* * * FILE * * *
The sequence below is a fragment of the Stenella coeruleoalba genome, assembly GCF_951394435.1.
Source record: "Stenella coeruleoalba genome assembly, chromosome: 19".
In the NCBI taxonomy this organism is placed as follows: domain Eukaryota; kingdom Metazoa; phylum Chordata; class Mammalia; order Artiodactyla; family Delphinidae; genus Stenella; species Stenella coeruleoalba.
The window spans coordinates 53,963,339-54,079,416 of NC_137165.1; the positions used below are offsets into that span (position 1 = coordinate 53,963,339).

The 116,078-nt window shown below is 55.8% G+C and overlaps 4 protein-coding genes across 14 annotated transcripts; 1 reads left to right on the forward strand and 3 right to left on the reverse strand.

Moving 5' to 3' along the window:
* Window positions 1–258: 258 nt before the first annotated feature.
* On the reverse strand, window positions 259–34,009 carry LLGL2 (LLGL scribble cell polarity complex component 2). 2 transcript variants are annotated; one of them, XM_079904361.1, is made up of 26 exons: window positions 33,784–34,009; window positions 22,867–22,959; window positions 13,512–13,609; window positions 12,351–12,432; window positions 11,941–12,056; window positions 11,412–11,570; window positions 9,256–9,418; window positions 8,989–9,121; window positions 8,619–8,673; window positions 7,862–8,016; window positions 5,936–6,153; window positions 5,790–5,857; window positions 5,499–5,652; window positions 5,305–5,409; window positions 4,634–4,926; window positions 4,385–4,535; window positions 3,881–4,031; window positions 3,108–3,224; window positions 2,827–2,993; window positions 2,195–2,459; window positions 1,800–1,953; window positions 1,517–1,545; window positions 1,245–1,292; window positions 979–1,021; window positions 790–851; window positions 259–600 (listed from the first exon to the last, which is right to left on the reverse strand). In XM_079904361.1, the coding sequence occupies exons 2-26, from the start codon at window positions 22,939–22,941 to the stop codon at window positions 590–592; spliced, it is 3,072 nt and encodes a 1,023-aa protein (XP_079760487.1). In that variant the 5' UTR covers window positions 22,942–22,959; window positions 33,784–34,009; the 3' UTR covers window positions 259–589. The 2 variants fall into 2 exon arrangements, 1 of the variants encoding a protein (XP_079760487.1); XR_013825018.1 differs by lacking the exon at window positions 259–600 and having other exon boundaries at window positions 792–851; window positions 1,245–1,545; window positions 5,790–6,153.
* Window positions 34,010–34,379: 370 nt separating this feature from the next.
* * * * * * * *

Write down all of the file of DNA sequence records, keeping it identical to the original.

The sequence below is a fragment of the Stenella coeruleoalba genome, assembly GCF_951394435.1.
Source record: "Stenella coeruleoalba genome assembly, chromosome: 19".
In the NCBI taxonomy this organism is placed as follows: domain Eukaryota; kingdom Metazoa; phylum Chordata; class Mammalia; order Artiodactyla; family Delphinidae; genus Stenella; species Stenella coeruleoalba.
The window spans coordinates 53,963,339-54,079,416 of NC_137165.1; the positions used below are offsets into that span (position 1 = coordinate 53,963,339).

The 116,078-nt window shown below is 55.8% G+C and overlaps 4 protein-coding genes across 14 annotated transcripts; 1 reads left to right on the forward strand and 3 right to left on the reverse strand.

Moving 5' to 3' along the window:
* Window positions 1–258: 258 nt before the first annotated feature.
* On the reverse strand, window positions 259–34,009 carry LLGL2 (LLGL scribble cell polarity complex component 2). 2 transcript variants are annotated; one of them, XM_079904361.1, is made up of 26 exons: window positions 33,784–34,009; window positions 22,867–22,959; window positions 13,512–13,609; window positions 12,351–12,432; window positions 11,941–12,056; window positions 11,412–11,570; window positions 9,256–9,418; window positions 8,989–9,121; window positions 8,619–8,673; window positions 7,862–8,016; window positions 5,936–6,153; window positions 5,790–5,857; window positions 5,499–5,652; window positions 5,305–5,409; window positions 4,634–4,926; window positions 4,385–4,535; window positions 3,881–4,031; window positions 3,108–3,224; window positions 2,827–2,993; window positions 2,195–2,459; window positions 1,800–1,953; window positions 1,517–1,545; window positions 1,245–1,292; window positions 979–1,021; window positions 790–851; window positions 259–600 (listed from the first exon to the last, which is right to left on the reverse strand). In XM_079904361.1, the coding sequence occupies exons 2-26, from the start codon at window positions 22,939–22,941 to the stop codon at window positions 590–592; spliced, it is 3,072 nt and encodes a 1,023-aa protein (XP_079760487.1). In that variant the 5' UTR covers window positions 22,942–22,959; window positions 33,784–34,009; the 3' UTR covers window positions 259–589. The 2 variants fall into 2 exon arrangements, 1 of the variants encoding a protein (XP_079760487.1); XR_013825018.1 differs by lacking the exon at window positions 259–600 and having other exon boundaries at window positions 792–851; window positions 1,245–1,545; window positions 5,790–6,153.
* Window positions 34,010–34,379: 370 nt separating this feature from the next.